The app’s “swipe right to dismiss” facility, along with the limited number of words a user can write on their profile means appearance take centre stage.In other words, the more conventionally attractive your photos are, the more likely you are to be clicked, swiped or hit upon by other users. In summer, a survey by u Switch showed that nearly one in five of us used the dating app during a festival, which is a staggering 2.5 million millennials swiping their way through the crowds. Tinder has seen many changes over the last few years, from adding extra functions to developing Tinder online so that you can literally swipe anywhere.According to a new study by Tinder, wearing glasses in your profile photos will reduce your chances of a right swipe. Instead of having specs appeal, wearing glasses could reduce the chances of finding ‘true love’ by 12 per cent, which is a pretty substantial percentage for something we had never really considered before.Of course apps aren’t the cause of racism around sexual preferences.
The research found Tinder users reported lower levels of satisfaction with their faces and higher levels of shame about their bodies.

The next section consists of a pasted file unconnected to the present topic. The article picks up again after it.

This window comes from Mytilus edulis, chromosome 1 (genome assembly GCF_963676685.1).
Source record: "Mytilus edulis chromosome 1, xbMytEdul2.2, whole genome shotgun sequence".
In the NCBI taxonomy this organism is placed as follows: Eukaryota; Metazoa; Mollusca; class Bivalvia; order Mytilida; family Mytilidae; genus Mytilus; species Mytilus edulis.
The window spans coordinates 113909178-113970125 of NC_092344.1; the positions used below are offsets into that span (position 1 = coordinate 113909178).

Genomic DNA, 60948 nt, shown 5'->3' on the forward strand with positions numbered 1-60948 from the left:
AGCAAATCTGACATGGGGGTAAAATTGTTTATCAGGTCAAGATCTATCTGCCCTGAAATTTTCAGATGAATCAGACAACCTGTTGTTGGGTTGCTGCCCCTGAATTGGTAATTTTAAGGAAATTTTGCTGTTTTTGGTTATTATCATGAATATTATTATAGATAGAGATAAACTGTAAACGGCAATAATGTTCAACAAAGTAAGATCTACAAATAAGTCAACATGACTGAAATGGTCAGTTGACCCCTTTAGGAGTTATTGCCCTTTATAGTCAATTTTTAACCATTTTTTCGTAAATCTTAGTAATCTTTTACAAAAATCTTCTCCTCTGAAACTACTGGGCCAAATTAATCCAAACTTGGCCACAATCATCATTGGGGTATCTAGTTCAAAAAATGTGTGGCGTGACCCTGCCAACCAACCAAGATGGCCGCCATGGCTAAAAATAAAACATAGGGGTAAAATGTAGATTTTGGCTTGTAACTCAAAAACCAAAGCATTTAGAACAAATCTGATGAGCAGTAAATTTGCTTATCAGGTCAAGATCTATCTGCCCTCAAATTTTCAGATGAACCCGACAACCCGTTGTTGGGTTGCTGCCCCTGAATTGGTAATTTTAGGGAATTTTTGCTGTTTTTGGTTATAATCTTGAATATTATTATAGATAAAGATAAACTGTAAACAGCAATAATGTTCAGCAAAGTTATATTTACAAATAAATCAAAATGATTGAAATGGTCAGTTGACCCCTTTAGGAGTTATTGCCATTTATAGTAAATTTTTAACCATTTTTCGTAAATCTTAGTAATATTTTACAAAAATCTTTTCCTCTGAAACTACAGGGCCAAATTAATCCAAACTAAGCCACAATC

And users were also more likely to view their bodies as sexual objects.
This is hardly surprising given that Tinder’s “evaluative factors” have the potential to intensify preexisting cultural beauty ideals.
But whether men use Tinder or not, most will report dissatisfaction with some aspect of their appearance.
This could be anything from height, body hair, muscularity, skin tautness, shoe size, penis size, facial symmetry, head hair amount and more.
Recent research from Australia also found that 15 per cent of gay men on the dating app Grindr included sexual racism on their profiles.